DGN: Emergent Behaviors spawned from - Re: [MUD-Dev] SOC: Willcompany sanctioned cheating hurt theMMOcommunity?

Paul McInnes paulmc at syd.microforte.com.au
Thu Jun 2 12:24:07 New Zealand Standard Time 2005

"Otis Viles" <otis.viles at gmail.com> wrote:
> On 5/28/05, Adam Spivey <adam.spivey at gmail.com> wrote:

>> So why not draw the player's focus to all of the cool stuff under
>> the hood? An in-game newspaper, some postings on your game's
>> website, almost any medium could be used -- and better still,
>> /these too could be automated/.

> Your idea is interesting but it doesn't require what I was arguing
> against -- actually having the mobs display grouping and pecking
> order behaviors. You could do the entire thing as a random roll on
> a table. In some respects, the random table entry would be better
> -- if the mobs are truly wandering about according to some
> algorithm, they might not be anywhere near where the paper the
> players just bought said they were. If the tip sheets become too
> unreliable, players will stop buying them and just go back to the
> "visit everywhere, kill everything that moves".

> So, I like the idea but it doesn't require an AI-style
> implementation.

The more complex implementation is interesting to players to the
extent that they can interact with the simulated system in a
meaningful way. I can imagine a variety of different ways that
players could "see" the simulated aspects of the band dynamic in
action, ranging from automatically generated news items when the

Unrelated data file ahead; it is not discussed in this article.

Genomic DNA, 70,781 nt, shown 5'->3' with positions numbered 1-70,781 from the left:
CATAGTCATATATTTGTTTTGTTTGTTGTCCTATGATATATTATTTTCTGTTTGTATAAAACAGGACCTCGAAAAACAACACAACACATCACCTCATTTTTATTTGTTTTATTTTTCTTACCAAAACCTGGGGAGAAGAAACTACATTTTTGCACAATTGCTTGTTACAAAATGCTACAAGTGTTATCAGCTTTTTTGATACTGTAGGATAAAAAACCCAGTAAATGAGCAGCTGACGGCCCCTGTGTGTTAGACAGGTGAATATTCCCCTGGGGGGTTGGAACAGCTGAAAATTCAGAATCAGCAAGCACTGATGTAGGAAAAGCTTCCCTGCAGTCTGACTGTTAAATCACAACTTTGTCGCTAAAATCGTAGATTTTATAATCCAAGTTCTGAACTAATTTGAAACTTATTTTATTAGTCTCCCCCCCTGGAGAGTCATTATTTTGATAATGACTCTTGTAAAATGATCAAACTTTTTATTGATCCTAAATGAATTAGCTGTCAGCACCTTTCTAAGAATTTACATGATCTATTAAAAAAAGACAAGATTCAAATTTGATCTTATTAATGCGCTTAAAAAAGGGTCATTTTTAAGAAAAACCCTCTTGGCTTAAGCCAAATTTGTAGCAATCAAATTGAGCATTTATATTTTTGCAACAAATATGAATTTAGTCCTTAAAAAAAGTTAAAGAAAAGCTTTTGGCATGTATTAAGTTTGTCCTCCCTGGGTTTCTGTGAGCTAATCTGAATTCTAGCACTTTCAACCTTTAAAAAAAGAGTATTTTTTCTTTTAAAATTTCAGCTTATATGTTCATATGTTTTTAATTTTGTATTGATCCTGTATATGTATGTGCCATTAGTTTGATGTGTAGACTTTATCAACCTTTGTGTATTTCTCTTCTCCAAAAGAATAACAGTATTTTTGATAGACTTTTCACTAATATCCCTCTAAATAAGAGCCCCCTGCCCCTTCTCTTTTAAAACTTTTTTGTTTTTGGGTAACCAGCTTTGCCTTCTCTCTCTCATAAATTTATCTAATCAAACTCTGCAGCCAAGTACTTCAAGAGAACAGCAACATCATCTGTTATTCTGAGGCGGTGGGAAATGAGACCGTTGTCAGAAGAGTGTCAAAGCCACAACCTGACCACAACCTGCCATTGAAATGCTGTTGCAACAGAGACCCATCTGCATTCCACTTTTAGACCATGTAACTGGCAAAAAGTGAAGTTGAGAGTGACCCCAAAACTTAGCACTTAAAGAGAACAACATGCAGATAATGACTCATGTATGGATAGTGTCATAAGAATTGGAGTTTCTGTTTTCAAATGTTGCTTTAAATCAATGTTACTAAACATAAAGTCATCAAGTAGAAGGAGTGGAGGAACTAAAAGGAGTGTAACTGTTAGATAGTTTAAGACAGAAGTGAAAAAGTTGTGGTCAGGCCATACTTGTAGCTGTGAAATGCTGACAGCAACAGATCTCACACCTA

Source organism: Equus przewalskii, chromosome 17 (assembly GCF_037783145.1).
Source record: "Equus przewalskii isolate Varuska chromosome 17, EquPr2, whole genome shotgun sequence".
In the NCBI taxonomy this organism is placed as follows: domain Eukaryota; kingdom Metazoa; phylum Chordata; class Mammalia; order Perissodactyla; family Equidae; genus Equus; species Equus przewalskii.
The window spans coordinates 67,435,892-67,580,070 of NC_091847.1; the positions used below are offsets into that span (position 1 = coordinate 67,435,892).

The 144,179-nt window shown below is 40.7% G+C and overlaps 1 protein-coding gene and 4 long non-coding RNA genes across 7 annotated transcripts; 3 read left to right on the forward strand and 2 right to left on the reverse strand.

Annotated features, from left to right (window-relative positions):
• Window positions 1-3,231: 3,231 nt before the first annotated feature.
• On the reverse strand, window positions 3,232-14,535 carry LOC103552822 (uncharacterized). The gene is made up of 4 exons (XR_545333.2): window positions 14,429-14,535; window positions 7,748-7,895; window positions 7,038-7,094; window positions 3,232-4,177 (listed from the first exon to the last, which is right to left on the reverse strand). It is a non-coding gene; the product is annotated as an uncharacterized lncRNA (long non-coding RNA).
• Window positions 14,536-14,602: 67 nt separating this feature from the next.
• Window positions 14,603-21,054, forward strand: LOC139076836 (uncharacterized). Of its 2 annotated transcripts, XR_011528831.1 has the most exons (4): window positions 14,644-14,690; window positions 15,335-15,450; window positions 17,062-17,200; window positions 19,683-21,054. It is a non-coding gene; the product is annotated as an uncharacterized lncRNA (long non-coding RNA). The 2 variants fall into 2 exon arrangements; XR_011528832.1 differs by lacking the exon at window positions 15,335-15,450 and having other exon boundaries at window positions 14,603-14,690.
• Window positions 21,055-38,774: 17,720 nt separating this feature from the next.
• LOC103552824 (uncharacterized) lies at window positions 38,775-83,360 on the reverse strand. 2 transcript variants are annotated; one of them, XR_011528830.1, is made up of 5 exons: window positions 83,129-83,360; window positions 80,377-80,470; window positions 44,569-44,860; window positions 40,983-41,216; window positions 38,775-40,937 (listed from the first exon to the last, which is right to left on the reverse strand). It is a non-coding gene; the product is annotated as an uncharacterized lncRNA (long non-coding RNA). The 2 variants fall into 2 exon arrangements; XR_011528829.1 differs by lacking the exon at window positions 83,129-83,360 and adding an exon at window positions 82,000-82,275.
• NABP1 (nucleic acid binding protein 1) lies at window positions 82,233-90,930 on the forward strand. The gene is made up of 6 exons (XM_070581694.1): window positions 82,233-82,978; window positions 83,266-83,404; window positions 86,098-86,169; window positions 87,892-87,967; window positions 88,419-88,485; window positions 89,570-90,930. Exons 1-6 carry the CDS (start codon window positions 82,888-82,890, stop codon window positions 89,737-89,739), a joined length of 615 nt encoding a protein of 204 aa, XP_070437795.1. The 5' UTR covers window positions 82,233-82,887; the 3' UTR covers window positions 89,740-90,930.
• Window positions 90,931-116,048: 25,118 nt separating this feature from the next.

leadership changes hands to magic spells that allow the position of
leaders to be tracked. I had a very similar system in a game I wrote
many years ago, and it only became fun when I had debug mode on and
I could see all the background activity in response to my
character's actions.

The key question with any of these systems is "why should the player
care"? Any "cool" factor with the simulation will wear off in a
week. I might care if there is a rare reward attached with defeating
an Orc leader of a given stature (eg a price on their head), or if I
can raid the Orc camps while they are busy fighting their battles,
or if my clan can declare a given band an "enemy" and everyone in
the clan gets a special reward for defeating the members of the Orc
band or if the larger Orc band can close trade routes (or whatever).

However, these things could still be handled by random tables and
special spawns. The real appeal of such a system is that players
will feel that they can find novel ways of exploiting the
simulation. It is a bit of a "sand box" within the game. The danger
here is that the simulation is too vulnerable to this kind of
manipulation, and most of the richness is lost as players
systematically farm the simulation. Making a simulation that is both
robust enough to survive contact with the players, and interesting
enough for players to care, is a non-trivial challenge.

The beauty of a simulated Orc band is that it creates a set of
potentially interesting dynamics within the world, but it is a lot
of work for a very small result unless players have a regular and
satisfying interest in the events within the simulation, and a
meaningful way of influencing its outcome. The danger with such a
system is that the server CPU and not the player is having all the


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